Much academic attention has been paid to the everyday experiences and practices of female migrant workers in destination countries, but comparatively little research has been done on those of male migrants. This paper examines the spatial exclusion and marginalization of male migrant manufacturing workers in South Korea. The government-run Employment Permit System (EPS) brings in mostly male migrants (over 90 percent) to relive labor shortages in declining heavy industries and houses them on-site in factory dormitories to ensure tight control over their lives. Employers, vying for higher EPS quotas, actively participate in facilitating the state’s spatial control of male migrant manufacturing workers by forcing their migrant employees not to be seen in public space. Through the narratives and experiences of Filipino migrants, the paper demonstrates that the imposed spatial confinement to the factory lot and its industrial surroundings is central to their everyday experiences of living as low-skilled young male migrant workers in South Korea. While being kept inside during the working week, they also explore and engage in “out-of-factory” activities on weekends. The findings of this paper highlight the gendered and spatial aspects of state control over migrant labor in East Asia and across the world, where young, male, minority migrants are recruited to fill labor needs in manufacturing.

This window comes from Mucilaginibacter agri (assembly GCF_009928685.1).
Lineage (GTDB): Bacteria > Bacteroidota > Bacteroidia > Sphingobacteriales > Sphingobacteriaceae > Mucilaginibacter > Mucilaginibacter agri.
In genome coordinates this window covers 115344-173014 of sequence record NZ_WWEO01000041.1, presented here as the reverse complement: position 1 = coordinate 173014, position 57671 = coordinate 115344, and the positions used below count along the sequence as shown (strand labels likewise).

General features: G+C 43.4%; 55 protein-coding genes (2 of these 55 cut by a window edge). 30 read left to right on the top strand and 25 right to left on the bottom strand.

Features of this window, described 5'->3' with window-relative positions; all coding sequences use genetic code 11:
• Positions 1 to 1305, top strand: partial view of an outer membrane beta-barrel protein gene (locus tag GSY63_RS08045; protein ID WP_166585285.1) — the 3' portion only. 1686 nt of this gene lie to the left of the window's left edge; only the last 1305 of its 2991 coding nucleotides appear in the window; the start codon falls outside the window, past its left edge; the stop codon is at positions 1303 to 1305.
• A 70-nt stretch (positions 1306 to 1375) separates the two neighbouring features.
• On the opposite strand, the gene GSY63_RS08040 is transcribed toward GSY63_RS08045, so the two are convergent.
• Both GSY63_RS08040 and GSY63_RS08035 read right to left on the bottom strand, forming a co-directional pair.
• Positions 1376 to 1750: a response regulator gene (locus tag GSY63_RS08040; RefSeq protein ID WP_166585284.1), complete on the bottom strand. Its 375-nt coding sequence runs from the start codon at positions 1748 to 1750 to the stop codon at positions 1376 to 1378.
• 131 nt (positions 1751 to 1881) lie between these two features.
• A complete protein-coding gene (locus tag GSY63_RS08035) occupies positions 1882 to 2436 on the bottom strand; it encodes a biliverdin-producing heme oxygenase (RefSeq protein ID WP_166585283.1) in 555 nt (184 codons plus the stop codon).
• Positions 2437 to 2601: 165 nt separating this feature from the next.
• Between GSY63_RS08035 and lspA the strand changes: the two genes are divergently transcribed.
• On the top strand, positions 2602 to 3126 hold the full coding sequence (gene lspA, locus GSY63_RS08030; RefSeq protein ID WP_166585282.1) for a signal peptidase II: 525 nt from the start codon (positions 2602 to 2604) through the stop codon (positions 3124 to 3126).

At the Crossroad of Cultures: British Asian Migrants
The high rate of ethnic diversity in the United Kingdom – which is, after Germany and France, the third European country both by the number of immigrants (5.5 million) and their ratio to the overall number of inhabitants (9%) – has been caused by several factors. The largest number of migrants settling permanently in the UK came from the former colonies of the British Empire, mostly those in South Asia, who had no problem to enter and make their new home in that country since they had British passports, as they were the so-called Citizens of the United Kingdom and Colonies (CUKC). South Asian influence on British culture has been so significant that even the most traditional and quintessential British food – fish and chips – has been replaced by dishes such as curry or chicken tikka masala which, according to the former British Foreign Secretary Robin Cook is now “Britain's true national dish, not only because it is the most popular, but because it is a perfect illustration of the way Britain absorbs and adapts external influences” (The Guardian, 19 April 2001). The purpose of this paper is to examine these influences, which have been reflected not only on the superficial level of British culture, such as food, but also on a much deeper level – leading the UK from being monocultural via multiculturalism and interculturalism, towards transculturalism, as well as to investigate some of the issues arising at the crossroad of these cultures.